Europe’s debt woes cross the pond
The European debt crisis dominated headlines in 2011, as first Greece, then other euro zone nations like Italy and Spain tottered on the brink of default. Closer to home, the turmoil brought mixed news for Manhattan’s residential real estate market.
On the one hand, some international buyers saw New York as a safer bet than investing in real estate back home. Russians plowed money into glitzy Manhattan spreads, notably media mogul Igor Krutoy, who spent $48 million on a pied-a-terre at the Plaza, and the daughter of businessman Dmitriy Rybolovlev, who reportedly snapped up Sanford Weill’s $88 million penthouse at 15 Central Park West.
On the other hand, the crisis spooked local buyers, who scoped out the rollercoaster-like movements of the stock market — which seemed to rise and fall on every snippet of news coming out of Europe — and adopted a “wait-and-see” attitude when it came to acquiring Manhattan co-ops and condominiums.
Hudson Yards welcomes Coach
A rendering of the Hudson Yards Related Companies CEO Stephen Ross and President Jeff Blau announced in November that luxury accessories retailer Coach would anchor about 600,000 square feet of the first building planned for the mammoth Hudson Yards project on Manhattan’s West Side. CBRE’s Tighe and Tosko represented Coach in the transaction.
Though Coach was the first tenant unveiled, Related has released further details about the 26-acre site over the course of 2011. Last summer, architect William Pedersen, vice chairman of Kohn Pedersen Fox Associates, rejiggered the overall design, axing one of the three buildings in favor of two diagonally sloping towers, at 51 and 67 stories. The mixed-use project will encompass office space, residential units, an arts center named the Culture Shed and the extension of the No. 7 subway line.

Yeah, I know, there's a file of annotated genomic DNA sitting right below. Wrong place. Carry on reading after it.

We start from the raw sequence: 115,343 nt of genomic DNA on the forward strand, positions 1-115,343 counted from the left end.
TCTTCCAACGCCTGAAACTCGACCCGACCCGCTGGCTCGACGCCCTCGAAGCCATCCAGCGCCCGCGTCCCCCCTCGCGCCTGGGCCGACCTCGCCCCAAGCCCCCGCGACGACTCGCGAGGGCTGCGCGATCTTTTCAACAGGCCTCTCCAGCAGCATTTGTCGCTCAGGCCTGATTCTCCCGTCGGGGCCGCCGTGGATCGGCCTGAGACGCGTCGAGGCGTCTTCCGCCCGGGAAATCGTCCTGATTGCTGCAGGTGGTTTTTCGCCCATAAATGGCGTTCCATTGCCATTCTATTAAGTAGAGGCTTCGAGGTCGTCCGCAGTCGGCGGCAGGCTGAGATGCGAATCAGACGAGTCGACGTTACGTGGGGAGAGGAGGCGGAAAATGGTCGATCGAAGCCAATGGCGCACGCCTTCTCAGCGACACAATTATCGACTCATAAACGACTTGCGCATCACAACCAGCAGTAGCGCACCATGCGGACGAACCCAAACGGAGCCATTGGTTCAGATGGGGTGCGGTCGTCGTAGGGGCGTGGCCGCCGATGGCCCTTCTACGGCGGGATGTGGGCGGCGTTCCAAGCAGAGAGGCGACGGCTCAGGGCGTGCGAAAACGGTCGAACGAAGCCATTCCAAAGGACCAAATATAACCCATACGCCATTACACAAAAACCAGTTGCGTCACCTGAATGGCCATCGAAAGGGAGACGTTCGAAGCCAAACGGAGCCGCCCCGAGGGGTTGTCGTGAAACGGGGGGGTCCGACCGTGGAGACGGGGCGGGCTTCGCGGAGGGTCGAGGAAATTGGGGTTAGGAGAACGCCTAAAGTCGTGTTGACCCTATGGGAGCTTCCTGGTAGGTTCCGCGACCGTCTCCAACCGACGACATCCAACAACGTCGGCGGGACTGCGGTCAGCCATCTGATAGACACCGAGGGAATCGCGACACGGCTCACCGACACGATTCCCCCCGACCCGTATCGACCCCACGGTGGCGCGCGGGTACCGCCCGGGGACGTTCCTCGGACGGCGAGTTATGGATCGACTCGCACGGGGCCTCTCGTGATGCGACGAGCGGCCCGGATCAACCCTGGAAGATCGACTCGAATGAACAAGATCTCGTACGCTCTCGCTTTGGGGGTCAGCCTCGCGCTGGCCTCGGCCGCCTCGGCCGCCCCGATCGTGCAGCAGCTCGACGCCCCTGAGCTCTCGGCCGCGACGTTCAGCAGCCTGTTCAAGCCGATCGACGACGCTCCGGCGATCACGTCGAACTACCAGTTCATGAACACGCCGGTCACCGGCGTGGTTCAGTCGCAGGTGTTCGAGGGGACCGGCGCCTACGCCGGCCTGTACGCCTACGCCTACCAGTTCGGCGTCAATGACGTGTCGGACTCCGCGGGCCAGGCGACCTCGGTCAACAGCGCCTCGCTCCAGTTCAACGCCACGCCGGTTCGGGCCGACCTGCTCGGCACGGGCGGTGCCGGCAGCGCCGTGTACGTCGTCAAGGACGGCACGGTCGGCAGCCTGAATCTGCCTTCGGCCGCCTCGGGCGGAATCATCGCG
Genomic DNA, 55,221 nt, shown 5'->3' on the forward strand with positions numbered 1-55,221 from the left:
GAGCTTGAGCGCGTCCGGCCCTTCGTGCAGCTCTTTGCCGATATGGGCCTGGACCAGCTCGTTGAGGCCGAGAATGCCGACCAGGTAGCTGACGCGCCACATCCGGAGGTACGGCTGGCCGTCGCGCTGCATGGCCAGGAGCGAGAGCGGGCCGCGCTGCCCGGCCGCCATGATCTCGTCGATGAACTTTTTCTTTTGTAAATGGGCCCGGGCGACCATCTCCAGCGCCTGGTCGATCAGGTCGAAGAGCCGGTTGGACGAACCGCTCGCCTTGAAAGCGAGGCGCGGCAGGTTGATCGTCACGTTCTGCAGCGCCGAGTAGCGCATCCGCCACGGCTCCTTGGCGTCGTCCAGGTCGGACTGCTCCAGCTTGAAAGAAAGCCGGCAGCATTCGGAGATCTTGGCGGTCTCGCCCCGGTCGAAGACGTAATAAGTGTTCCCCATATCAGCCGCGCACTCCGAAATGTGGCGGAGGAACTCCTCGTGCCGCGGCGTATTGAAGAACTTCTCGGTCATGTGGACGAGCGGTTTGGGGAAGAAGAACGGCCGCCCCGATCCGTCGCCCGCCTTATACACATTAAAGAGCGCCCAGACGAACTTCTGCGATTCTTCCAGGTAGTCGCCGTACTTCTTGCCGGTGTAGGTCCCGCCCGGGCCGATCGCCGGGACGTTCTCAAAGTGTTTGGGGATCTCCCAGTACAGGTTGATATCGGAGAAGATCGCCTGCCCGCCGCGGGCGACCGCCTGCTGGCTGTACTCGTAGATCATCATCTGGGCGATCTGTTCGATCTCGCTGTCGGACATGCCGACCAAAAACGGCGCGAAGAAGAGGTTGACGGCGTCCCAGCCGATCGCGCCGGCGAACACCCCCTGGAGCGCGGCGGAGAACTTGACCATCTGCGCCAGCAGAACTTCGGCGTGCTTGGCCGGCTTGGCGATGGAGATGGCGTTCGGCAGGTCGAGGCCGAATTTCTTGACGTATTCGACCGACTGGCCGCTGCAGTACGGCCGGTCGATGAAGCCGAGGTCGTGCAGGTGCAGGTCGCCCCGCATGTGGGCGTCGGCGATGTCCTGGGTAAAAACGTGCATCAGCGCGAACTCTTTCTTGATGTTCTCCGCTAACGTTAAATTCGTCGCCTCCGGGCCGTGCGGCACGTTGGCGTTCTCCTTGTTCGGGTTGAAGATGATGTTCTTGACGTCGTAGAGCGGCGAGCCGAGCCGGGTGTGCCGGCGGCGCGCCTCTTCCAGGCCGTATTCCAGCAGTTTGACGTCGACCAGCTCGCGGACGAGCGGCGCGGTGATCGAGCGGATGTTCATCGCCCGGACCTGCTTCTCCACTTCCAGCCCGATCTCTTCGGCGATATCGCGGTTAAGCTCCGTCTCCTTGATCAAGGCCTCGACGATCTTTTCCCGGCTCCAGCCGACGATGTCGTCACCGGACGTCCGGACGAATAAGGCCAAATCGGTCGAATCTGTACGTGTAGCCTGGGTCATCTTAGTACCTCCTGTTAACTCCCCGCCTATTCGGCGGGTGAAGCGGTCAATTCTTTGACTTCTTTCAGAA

Hurricane Irene blows into town
One of the biggest stories of 2011 turned out to be something of a non-event, at least for Manhattan’s commercial landlords. Though Hurricane Irene prompted evacuations in low-lying areas of the city, including Lower Manhattan, and inflicted heavy damage on parts of New Jersey and elsewhere, the August weather snafu reportedly caused minimal problems for the city’s high-rises.
The Port Authority reported only minor damage at the World Trade Center site, including some flooding in the basement of One World Trade Center, according to Crain’s, while the city’s largest landlord, SL Green Realty, said there were leaks at a few of the buildings in its 36-property portfolio.
Compared to the freak snowstorm that blew through the northeast in October, Irene was relatively mild.
Still, the threat of a more serious storm prompted concerns from industry insiders about the vulnerability of waterfront properties. Likewise, the mini-earthquake that closely preceded Irene called attention to the stability of the city’s aging building stock.
Jones Lang LaSalle, others capture new talent
Mitchell Konsker, vice chairman at Jones Lang LaSalle Jones Lang LaSalle may be a major global brokerage, but its New York presence is less hefty. In the last year, however, the firm went on a hiring spree, most notably luring five top leasing brokers — Mitchell Konsker, Matthew Astrachan, Paul Glickman, Mitti Liebersohn and Alexander Chudnoff — from Cushman & Wakefield. (This was after Jones Lang hired the team of Richard Baxter, Scott Latham, Yoron Cohen and Jonathan Caplan from Cushman in May 2010.)
Colliers International also beefed up its ranks in 2011, snagging at least a half dozen agents from companies like CBRE and NAI Global. At the same time, Colliers shuffled its New York leadership, replacing the CEO of its tri-state office, Mark Jaccom, with Michael Cohen, the grandson of Williams Real Estate co-founder Victor Cohen.